Our organization has been engaged with training around diversity, equity, and inclusion (DEI) for several months. As C.O.O., I’m the person who got the ball rolling, though this goal was present on our 5 year plan prior to my arrival at the organization.
Though I have always had an interest in equality and inclusion, I had not had much education or training around it. These past few months have been nothing short of transformational for me. I believe the work we are doing will also be transformational for our organization, though that will take more time.
One of the fundamental ideas that I’ve learned is that DEI (or EDI if you prefer) begins with race. We begin with race because that work can be leveraged to impact other marginalized identities, commonly referred to as “intersectionality”.
Speaking from my own experience, beginning with race helped me see the world around me with fresh eyes. This education has made me feel embarrassed by my own previous assumptions, and humbled to learn a new way of viewing society in general, and my own privilege in particular.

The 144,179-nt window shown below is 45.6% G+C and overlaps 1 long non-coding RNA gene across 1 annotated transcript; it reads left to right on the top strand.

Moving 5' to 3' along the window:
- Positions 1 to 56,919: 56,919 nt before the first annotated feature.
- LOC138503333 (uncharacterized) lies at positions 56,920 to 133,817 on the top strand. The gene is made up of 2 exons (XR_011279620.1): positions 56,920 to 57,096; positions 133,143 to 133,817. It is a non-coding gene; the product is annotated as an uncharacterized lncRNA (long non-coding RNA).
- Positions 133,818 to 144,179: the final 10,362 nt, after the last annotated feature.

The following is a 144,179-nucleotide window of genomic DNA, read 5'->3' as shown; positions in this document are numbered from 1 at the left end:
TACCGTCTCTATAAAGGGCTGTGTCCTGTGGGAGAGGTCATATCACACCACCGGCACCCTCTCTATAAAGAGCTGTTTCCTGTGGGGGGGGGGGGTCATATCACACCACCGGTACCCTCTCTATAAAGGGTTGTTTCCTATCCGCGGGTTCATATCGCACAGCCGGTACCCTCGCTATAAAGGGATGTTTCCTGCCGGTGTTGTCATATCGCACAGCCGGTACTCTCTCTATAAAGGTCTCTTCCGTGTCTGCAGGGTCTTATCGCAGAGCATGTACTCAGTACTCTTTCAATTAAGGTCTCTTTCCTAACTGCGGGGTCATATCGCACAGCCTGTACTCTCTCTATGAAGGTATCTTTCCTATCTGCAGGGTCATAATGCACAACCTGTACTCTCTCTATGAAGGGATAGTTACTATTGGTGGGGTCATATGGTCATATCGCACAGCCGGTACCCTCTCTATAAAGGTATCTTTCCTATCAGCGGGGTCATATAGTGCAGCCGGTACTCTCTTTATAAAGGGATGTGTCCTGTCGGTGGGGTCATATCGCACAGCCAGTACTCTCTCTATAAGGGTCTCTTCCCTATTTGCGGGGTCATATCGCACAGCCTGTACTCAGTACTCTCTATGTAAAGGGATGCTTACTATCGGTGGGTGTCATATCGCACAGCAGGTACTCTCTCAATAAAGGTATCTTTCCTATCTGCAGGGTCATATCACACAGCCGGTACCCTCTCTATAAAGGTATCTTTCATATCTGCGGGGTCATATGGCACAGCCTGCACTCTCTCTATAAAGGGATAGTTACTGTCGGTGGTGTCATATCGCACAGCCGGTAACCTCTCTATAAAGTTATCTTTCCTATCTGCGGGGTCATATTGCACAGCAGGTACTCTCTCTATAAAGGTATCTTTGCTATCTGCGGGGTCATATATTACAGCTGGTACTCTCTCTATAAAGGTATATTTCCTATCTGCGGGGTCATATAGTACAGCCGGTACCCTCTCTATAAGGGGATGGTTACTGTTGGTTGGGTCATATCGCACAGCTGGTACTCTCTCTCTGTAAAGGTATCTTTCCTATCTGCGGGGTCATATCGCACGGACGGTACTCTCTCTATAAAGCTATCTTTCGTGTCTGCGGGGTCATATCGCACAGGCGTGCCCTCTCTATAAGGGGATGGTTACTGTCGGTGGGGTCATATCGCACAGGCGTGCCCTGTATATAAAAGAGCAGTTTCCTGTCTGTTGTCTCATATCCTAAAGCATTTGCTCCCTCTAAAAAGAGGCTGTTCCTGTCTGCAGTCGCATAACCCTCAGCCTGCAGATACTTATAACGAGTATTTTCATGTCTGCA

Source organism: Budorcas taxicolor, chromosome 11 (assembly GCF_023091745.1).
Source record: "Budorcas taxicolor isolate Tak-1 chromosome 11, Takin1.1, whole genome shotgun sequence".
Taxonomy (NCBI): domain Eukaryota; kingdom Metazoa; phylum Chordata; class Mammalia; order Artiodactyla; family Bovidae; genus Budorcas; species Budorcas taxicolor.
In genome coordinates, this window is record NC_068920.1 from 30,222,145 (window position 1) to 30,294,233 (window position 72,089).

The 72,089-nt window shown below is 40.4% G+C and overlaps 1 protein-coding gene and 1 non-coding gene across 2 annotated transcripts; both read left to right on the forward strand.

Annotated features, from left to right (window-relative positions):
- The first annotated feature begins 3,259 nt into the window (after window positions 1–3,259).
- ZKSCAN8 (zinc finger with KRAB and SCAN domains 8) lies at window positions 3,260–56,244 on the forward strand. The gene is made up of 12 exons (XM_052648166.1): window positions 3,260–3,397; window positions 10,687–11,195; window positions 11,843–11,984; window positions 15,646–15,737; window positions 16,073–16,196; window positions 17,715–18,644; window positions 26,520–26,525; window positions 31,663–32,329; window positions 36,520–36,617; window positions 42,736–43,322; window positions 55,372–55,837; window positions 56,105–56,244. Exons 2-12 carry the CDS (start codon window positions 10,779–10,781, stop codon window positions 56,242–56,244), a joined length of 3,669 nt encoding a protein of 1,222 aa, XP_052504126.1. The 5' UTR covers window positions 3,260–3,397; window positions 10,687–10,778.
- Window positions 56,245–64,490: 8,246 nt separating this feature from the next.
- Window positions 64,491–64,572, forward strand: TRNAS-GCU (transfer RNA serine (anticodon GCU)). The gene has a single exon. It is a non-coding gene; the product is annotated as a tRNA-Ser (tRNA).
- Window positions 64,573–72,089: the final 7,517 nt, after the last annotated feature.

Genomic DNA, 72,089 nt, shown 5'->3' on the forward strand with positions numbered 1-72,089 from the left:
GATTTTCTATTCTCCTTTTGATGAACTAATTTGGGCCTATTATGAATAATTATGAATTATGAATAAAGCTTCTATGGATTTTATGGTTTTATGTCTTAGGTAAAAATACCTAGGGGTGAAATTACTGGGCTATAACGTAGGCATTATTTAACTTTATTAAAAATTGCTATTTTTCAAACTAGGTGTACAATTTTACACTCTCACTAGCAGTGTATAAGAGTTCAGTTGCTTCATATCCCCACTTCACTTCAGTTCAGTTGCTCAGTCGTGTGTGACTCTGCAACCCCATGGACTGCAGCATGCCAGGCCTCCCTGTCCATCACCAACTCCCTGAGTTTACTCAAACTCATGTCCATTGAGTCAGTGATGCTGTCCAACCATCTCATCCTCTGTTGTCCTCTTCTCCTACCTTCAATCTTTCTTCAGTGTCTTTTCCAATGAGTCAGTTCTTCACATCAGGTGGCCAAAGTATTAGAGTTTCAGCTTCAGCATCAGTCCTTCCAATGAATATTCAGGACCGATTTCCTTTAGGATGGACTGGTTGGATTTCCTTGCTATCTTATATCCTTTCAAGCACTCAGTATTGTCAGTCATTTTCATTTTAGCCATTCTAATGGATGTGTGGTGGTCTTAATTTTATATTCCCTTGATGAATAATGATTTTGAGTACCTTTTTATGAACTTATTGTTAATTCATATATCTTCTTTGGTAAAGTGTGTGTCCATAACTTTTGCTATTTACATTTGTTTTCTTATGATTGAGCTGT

I am convinced that a deep understanding of diversity, equity, and inclusion is a non-negotiable leadership competency. Leaders must be educated in this work, and must maintain that education. Whatever a leader’s speciality—finance, m&a, HR, IT, whatever—their work must not only acknowledge the importance of DEI, but must center on it.
Centering our work on DEI does not necessarily mean we become trainers, though that role may make sense for some. It means that we are able to articulate organizational strategy in ways that expose, interrupt, and sidestep the currents of white supremacy in our organizations, and in the culture at large.
I feel strongly that leaders who understand DEI are obligated to work only with organizations that also demonstrate an understanding of the importance of interrupting inequitable cultures. Do not join organizations, as employees, board members, or volunteers, if the organizations do not clearly demonstrate a commitment to racial equity.